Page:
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Byk Gardner Gloss Measurement

Gloss is an important aspect of visual perception and appearance. Every day, we encounter gloss in many surfaces, just second to color. ISO 4616:2014 defines term the Gloss. The degrees of gloss are high glossgloss, silk gloss, semi-gloss, satin, matt, and dead matt. According to the International Committee of Illumination, gloss is a phenomenon where bright reflexes light on a surface. That is, the ability of a surface to reflect light specularly, causing surfaces to exhibit characteristics of a mirror.

While high gloss diffused share is very little, matt surfaces have a high share of diffusion. On smooth and polished surfaces, light is reflected very well. Rough surfaces do diffuse light, rendering a blurred appearance. Whereas colorimeters measure the diffused share of surface reflection, Gloss meters measure and quantify the share of light reflected from the surface. Gloss meter does these measurements by directing a light source at a specified angle. Gloss is measured in Gloss Units (GU), always indicating the incident angle used. ISO 2813 viewing geometries are used to measure gloss. They define three measuring angles for gloss measurement: 20 degree angle for high gloss; 60 degree angle for medium gloss, and 85 degree angle for near matt. The medium gloss is the universal measurement angle.

Byk Gardner Gloss offers a complete line of glossmeters. These glossmeters are designed to measure all ranges of gloss, whether for specific or universal applications – with highest accuracy and easy to use. Most Byk Gardner Gloss meters  conform with industry standards ISO 2813, ASTM D 523, ASTM D 2457, DIN 67530, JIS Z 8741, and ISO 7668.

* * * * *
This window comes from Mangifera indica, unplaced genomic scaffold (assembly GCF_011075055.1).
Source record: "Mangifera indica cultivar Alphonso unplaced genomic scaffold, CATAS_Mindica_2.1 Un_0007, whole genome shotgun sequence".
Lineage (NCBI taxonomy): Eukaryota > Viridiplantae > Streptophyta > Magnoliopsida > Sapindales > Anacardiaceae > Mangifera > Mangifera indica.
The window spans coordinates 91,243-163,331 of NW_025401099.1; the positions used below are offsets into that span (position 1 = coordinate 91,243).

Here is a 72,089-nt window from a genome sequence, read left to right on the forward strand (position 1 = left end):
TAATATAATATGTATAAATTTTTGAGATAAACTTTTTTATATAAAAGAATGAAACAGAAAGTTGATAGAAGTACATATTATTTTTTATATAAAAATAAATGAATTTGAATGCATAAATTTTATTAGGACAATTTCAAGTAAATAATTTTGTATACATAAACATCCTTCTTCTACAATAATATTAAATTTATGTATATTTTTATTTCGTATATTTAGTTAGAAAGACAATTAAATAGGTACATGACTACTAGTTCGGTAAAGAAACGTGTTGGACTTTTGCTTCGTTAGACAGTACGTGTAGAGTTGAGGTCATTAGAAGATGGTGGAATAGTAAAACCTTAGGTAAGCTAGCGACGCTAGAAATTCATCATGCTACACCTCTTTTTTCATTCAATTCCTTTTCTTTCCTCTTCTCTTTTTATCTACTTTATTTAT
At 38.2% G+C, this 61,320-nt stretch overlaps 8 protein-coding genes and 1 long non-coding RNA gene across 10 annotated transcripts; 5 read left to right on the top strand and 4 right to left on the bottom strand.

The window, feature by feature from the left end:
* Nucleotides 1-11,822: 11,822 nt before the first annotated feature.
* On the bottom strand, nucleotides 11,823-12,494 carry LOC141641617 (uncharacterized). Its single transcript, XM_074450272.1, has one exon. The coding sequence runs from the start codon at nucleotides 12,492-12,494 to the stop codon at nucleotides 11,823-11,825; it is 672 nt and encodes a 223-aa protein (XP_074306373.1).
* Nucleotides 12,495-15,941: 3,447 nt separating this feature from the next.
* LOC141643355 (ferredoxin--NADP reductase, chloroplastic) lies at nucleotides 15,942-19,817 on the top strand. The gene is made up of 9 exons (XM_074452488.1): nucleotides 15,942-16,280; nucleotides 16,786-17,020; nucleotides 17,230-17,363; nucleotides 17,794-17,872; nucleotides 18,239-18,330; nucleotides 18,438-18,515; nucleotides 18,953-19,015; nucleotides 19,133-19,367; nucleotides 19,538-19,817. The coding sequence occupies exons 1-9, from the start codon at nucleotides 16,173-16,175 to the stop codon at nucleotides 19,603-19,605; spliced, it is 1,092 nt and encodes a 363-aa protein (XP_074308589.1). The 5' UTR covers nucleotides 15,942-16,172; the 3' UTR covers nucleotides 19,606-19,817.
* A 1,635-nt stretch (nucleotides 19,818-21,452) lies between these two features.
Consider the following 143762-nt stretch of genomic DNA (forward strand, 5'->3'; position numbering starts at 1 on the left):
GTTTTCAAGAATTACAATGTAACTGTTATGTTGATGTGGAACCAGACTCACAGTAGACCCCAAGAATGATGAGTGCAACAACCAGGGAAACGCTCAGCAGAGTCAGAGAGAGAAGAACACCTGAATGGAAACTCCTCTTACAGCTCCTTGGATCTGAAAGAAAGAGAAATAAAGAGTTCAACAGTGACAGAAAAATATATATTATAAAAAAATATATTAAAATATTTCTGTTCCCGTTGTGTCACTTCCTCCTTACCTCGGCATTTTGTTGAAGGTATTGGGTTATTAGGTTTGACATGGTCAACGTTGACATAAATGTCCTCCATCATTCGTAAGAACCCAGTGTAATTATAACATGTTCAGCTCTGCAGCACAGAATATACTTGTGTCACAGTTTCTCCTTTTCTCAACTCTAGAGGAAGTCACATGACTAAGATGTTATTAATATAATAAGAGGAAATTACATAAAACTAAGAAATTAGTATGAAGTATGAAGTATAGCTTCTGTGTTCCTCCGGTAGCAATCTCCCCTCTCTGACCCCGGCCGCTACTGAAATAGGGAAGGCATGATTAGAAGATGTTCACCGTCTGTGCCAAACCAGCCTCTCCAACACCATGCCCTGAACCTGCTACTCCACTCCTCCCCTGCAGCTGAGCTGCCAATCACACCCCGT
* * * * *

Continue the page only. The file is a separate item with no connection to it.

Paint Thickness Meter / Gauge Adjustment, Calibration and Certification

The following article explains terminologies and examples related to the QNix Paint thickness meter by Automation Dr. Nix. ASTM D 7091 describes steps that are necessary before coating thickness measurement. This standard guarantees the reliability of the measurements when in conformity. Gauge must be calibrated, verified for accuracy and adjusted, where necessary. Generally, a paint meter is checked for accuracy by measuring a known thickness. Verifying the gauge accuracy requires the use of a certified coated or uncoated zero plate with a known shim thickness.

Automation Dr. Nix calibrates all QNix paint meters and issues a calibration certificate – free of charge. Note that some equipment manufacturers charge for this certificate. Calibration, which is a controlled and documented process, can also be performed by a qualified laboratory under controlled conditions – This could either be for recertification of the paint gauge or after gauge has been repaired.

The question is frequently asked, as to how often or in what intervals should paint gauge be recalibration. The answer to this question depends on many factors; the frequency of use, the stability of the calibration curve, the environment where the device is used, internal quality standards, etc,. This is the reason why there is no standard time interval for re-certification. Depending on the above factors, users can establish their interval or have the manufacturer recommend when it is appropriate for factory re-calibration. Automation Dr. Nix recommends a one – year interval.

A lower level method to ensure the accuracy of a paint thickness meter / gauge is via adjustment. Paint Gauge adjustments are usually made to correct anticipated or verified out-of-tolerance conditions. The gauge readings are aligned with known sample thickness to improve its accuracy. Adjustment is also recommended when dealing with metals of different chemical compositions, shapes, surface roughness or work conditions.

Corrosion protection, DUPLEX - Coating systems & Thickness measurement